American adults generally support making tuition free at public colleges and universities for all U.S. students, yet there are sizable partisan and demographic differences in views of tuition-free college.
Republicans, in particular, are divided by age and educational attainment in opinions on this issue.
Among all U.S. adults, 63% favor making tuition at public colleges free, including 37% who strongly favor the proposal. Slightly more than a third oppose tuition-free college (36%), with 21% strongly opposed, according to a Pew Research Center conducted in January.
Large shares of black (86%) and Hispanic adults (82%) favor making college free for all Americans, compared with 53% of whites. And while 75% of adults under age 30 favor this proposal, it draws support from only about half (47%) of those ages 65 and older.
For this analysis on views of tuition-free college, we surveyed 12,638 U.S. adults in January 2020. Everyone who took part is a member of Pew Research Center’s American Trends Panel (ATP), an online survey panel that is recruited through national, random sampling of residential addresses. This way nearly all U.S. adults have a chance of selection. The survey is weighted to be representative of the U.S. adult population by gender, race, ethnicity, partisan affiliation, education and other categories. Read more about the ATP’s methodology.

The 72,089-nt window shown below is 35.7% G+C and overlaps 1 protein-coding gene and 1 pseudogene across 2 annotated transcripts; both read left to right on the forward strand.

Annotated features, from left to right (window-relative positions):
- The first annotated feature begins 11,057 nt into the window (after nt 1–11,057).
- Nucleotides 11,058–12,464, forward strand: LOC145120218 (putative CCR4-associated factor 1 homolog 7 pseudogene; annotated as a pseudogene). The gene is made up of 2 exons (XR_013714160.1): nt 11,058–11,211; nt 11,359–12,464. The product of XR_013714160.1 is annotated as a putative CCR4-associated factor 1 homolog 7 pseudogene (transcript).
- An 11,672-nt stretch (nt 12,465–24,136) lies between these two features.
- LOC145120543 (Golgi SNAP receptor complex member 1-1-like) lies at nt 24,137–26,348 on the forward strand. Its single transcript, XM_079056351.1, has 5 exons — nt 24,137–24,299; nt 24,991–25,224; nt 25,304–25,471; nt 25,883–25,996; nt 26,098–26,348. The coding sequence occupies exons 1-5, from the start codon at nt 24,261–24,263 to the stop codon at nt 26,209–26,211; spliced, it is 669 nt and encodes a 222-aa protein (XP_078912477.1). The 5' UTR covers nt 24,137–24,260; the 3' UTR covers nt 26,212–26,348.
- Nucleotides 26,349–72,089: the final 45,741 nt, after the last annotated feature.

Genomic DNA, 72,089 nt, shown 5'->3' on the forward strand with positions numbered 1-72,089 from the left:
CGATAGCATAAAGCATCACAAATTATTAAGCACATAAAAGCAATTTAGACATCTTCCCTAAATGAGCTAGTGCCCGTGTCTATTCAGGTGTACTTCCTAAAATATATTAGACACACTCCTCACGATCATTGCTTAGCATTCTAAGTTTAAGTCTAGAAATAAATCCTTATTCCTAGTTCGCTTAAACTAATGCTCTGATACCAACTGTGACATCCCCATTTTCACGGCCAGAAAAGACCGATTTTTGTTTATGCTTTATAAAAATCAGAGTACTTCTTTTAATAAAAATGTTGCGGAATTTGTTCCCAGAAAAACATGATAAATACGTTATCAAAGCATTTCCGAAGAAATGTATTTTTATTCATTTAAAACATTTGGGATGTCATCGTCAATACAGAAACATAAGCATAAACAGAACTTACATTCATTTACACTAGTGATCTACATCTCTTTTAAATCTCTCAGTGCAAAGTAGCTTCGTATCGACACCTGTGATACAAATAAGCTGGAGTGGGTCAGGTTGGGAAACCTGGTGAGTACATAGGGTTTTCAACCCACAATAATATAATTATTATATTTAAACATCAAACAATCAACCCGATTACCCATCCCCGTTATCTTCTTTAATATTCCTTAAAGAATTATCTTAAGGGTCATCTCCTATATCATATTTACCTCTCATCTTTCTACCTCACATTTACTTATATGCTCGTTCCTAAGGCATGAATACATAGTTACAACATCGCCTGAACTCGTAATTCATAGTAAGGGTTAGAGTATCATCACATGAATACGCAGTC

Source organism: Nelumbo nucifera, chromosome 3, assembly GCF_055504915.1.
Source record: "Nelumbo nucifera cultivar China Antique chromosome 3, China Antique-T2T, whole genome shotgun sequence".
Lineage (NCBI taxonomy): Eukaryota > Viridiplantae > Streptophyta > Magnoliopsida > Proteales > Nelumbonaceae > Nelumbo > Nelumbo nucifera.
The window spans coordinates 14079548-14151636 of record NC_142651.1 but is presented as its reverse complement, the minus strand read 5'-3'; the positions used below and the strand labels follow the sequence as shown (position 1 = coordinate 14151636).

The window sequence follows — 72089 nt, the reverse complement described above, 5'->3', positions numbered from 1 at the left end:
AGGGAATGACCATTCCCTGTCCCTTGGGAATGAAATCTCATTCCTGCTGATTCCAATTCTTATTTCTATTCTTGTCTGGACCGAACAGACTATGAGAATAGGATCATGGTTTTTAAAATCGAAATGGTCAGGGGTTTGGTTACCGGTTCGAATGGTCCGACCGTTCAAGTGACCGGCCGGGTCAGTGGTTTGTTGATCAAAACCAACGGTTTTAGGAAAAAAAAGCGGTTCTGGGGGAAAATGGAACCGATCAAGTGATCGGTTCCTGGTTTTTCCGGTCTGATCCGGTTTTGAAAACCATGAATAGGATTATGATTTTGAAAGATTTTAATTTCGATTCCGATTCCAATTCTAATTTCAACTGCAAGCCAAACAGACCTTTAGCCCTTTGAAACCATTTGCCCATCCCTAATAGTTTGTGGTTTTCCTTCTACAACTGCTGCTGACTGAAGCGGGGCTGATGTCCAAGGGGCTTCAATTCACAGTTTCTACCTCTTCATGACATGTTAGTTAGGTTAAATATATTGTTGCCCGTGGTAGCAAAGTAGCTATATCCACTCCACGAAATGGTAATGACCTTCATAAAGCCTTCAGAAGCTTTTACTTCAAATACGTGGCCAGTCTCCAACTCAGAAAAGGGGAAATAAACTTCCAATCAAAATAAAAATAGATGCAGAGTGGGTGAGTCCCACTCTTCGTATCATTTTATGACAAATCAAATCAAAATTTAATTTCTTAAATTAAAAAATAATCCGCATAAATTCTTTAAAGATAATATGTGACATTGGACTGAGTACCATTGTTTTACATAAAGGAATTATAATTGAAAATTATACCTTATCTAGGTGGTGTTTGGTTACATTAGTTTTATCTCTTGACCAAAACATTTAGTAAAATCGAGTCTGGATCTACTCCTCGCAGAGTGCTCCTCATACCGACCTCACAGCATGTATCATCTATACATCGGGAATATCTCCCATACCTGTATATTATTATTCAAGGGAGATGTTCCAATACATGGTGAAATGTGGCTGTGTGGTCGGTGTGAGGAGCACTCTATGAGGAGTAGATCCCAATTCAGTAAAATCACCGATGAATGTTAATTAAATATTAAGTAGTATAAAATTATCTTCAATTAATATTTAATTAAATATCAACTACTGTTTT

Democrats and Democratic-leaning independents overwhelmingly favor making college tuition free for all American students (83% support this). While 60% of Republicans and Republican leaners oppose making college tuition-free, 39% support this.
While Democrats largely favor free college tuition, the party’s 2020 presidential candidates differ in how intensely they feel about this issue. Democratic voters who support Bernie Sanders and Elizabeth Warren for the party’s nomination are more likely than supporters of other candidates to strongly favor making tuition free for all students.
Republicans have their own differences: Those under age 30 are more than twice as likely as those 65 and older to support making college tuition free for all Americans (55% vs. 24%).
And while Republicans who have completed college are mostly opposed to making tuition free for all American students, the proposal draws more support from Republicans who do not have a four-year degree.
The differences among Republicans are particularly stark when combining age and educational attainment. Among Republicans under age 50 who have not completed college, 58% favor making college tuition free for all Americans. Among Republican college graduates, only 34% favor this.
Support for tuition-free college declines among older Republicans, regardless of whether or not they have completed college. However, even among Republicans who are ages 50 and older, those who have not completed college are less supportive.